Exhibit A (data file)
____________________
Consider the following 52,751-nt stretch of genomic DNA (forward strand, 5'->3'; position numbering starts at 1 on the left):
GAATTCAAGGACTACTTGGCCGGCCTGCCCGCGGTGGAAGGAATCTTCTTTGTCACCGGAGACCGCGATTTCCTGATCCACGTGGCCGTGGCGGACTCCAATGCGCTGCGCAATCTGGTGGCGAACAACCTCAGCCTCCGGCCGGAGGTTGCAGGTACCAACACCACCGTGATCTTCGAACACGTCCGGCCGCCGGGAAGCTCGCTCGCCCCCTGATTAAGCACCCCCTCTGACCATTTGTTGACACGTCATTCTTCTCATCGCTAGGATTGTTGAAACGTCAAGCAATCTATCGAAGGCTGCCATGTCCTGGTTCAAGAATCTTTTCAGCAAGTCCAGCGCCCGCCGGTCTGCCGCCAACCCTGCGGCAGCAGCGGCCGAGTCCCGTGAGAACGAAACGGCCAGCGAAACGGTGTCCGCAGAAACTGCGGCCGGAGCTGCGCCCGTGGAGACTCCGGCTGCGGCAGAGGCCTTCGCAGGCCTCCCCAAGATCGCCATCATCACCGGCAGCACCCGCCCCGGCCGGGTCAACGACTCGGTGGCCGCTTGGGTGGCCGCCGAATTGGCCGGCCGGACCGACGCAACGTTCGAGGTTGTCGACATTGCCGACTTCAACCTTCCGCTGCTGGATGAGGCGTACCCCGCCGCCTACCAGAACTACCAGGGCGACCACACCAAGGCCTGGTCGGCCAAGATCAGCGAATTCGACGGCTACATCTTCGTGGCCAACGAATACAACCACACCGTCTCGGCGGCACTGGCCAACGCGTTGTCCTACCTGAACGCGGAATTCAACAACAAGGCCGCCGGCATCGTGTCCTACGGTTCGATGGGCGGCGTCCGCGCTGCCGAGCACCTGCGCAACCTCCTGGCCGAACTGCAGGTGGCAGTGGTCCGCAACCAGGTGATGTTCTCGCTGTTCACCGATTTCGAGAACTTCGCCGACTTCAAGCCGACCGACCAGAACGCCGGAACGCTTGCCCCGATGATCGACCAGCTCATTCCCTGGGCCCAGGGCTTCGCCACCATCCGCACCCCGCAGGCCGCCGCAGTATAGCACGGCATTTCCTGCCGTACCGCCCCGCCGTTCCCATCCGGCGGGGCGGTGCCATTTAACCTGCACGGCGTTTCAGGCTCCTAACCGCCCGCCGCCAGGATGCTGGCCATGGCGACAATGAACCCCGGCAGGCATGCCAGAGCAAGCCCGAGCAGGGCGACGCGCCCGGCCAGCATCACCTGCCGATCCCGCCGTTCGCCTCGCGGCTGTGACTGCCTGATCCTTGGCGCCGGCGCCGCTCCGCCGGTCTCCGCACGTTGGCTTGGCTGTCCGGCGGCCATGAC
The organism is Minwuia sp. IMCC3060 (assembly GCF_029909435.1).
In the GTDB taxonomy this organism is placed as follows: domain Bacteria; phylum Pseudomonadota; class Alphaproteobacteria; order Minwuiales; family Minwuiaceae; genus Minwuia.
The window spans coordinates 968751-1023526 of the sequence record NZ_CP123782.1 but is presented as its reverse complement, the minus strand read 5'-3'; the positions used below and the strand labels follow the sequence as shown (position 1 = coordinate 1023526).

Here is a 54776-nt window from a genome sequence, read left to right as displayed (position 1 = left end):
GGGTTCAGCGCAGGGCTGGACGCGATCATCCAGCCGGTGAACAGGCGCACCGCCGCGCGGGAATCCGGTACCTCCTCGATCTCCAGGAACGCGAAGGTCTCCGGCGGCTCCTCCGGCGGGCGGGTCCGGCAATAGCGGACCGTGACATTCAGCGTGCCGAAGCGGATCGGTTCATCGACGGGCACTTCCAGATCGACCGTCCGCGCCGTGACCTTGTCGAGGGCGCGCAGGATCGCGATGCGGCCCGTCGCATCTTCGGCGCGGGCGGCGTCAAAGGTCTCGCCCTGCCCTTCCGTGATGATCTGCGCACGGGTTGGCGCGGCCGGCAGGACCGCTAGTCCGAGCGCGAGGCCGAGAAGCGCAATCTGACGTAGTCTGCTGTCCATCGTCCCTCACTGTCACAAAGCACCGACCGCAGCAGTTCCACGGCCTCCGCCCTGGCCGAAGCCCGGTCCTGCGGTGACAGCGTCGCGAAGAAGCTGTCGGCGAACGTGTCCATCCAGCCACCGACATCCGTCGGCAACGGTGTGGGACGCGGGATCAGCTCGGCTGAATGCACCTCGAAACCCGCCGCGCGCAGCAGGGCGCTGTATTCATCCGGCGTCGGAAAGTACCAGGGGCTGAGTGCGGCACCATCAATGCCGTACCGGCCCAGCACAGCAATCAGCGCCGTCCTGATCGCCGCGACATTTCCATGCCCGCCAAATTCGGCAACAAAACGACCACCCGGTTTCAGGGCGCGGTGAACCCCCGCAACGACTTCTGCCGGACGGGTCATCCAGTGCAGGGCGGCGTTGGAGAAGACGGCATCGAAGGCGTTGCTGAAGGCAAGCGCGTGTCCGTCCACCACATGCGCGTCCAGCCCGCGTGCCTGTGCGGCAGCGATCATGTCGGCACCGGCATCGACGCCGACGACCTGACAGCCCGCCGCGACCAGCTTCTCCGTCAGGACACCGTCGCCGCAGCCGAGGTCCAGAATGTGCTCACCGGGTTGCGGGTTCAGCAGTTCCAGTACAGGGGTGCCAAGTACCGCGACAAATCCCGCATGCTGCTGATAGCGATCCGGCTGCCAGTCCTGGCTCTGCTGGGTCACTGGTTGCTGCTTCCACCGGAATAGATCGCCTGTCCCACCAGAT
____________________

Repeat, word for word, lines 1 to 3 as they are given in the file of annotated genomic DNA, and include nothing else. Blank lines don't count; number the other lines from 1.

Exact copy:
Consider the following 52,751-nt stretch of genomic DNA (forward strand, 5'->3'; position numbering starts at 1 on the left):
GAATTCAAGGACTACTTGGCCGGCCTGCCCGCGGTGGAAGGAATCTTCTTTGTCACCGGAGACCGCGATTTCCTGATCCACGTGGCCGTGGCGGACTCCAATGCGCTGCGCAATCTGGTGGCGAACAACCTCAGCCTCCGGCCGGAGGTTGCAGGTACCAACACCACCGTGATCTTCGAACACGTCCGGCCGCCGGGAAGCTCGCTCGCCCCCTGATTAAGCACCCCCTCTGACCATTTGTTGACACGTCATTCTTCTCATCGCTAGGATTGTTGAAACGTCAAGCAATCTATCGAAGGCTGCCATGTCCTGGTTCAAGAATCTTTTCAGCAAGTCCAGCGCCCGCCGGTCTGCCGCCAACCCTGCGGCAGCAGCGGCCGAGTCCCGTGAGAACGAAACGGCCAGCGAAACGGTGTCCGCAGAAACTGCGGCCGGAGCTGCGCCCGTGGAGACTCCGGCTGCGGCAGAGGCCTTCGCAGGCCTCCCCAAGATCGCCATCATCACCGGCAGCACCCGCCCCGGCCGGGTCAACGACTCGGTGGCCGCTTGGGTGGCCGCCGAATTGGCCGGCCGGACCGACGCAACGTTCGAGGTTGTCGACATTGCCGACTTCAACCTTCCGCTGCTGGATGAGGCGTACCCCGCCGCCTACCAGAACTACCAGGGCGACCACACCAAGGCCTGGTCGGCCAAGATCAGCGAATTCGACGGCTACATCTTCGTGGCCAACGAATACAACCACACCGTCTCGGCGGCACTGGCCAACGCGTTGTCCTACCTGAACGCGGAATTCAACAACAAGGCCGCCGGCATCGTGTCCTACGGTTCGATGGGCGGCGTCCGCGCTGCCGAGCACCTGCGCAACCTCCTGGCCGAACTGCAGGTGGCAGTGGTCCGCAACCAGGTGATGTTCTCGCTGTTCACCGATTTCGAGAACTTCGCCGACTTCAAGCCGACCGACCAGAACGCCGGAACGCTTGCCCCGATGATCGACCAGCTCATTCCCTGGGCCCAGGGCTTCGCCACCATCCGCACCCCGCAGGCCGCCGCAGTATAGCACGGCATTTCCTGCCGTACCGCCCCGCCGTTCCCATCCGGCGGGGCGGTGCCATTTAACCTGCACGGCGTTTCAGGCTCCTAACCGCCCGCCGCCAGGATGCTGGCCATGGCGACAATGAACCCCGGCAGGCATGCCAGAGCAAGCCCGAGCAGGGCGACGCGCCCGGCCAGCATCACCTGCCGATCCCGCCGTTCGCCTCGCGGCTGTGACTGCCTGATCCTTGGCGCCGGCGCCGCTCCGCCGGTCTCCGCACGTTGGCTTGGCTGTCCGGCGGCCATGAC
The organism is Minwuia sp. IMCC3060 (assembly GCF_029909435.1).